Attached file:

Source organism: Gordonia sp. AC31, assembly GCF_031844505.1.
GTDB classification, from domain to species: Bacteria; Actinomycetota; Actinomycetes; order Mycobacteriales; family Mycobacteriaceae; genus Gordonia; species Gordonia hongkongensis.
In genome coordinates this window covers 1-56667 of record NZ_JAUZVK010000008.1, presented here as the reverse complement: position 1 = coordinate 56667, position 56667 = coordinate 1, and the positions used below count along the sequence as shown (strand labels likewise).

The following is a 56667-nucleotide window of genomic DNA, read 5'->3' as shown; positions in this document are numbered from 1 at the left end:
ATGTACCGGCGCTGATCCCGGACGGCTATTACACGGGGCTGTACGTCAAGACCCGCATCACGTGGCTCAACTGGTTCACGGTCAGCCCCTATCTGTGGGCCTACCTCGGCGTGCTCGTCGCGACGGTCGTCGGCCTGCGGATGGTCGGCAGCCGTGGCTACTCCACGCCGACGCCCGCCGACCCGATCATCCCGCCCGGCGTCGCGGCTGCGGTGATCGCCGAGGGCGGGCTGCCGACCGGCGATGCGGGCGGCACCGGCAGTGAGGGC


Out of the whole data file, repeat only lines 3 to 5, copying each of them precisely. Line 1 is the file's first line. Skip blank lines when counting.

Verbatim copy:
In genome coordinates this window covers 1-56667 of record NZ_JAUZVK010000008.1, presented here as the reverse complement: position 1 = coordinate 56667, position 56667 = coordinate 1, and the positions used below count along the sequence as shown (strand labels likewise).

The following is a 56667-nucleotide window of genomic DNA, read 5'->3' as shown; positions in this document are numbered from 1 at the left end:
ATGTACCGGCGCTGATCCCGGACGGCTATTACACGGGGCTGTACGTCAAGACCCGCATCACGTGGCTCAACTGGTTCACGGTCAGCCCCTATCTGTGGGCCTACCTCGGCGTGCTCGTCGCGACGGTCGTCGGCCTGCGGATGGTCGGCAGCCGTGGCTACTCCACGCCGACGCCCGCCGACCCGATCATCCCGCCCGGCGTCGCGGCTGCGGTGATCGCCGAGGGCGGGCTGCCGACCGGCGATGCGGGCGGCACCGGCAGTGAGGGC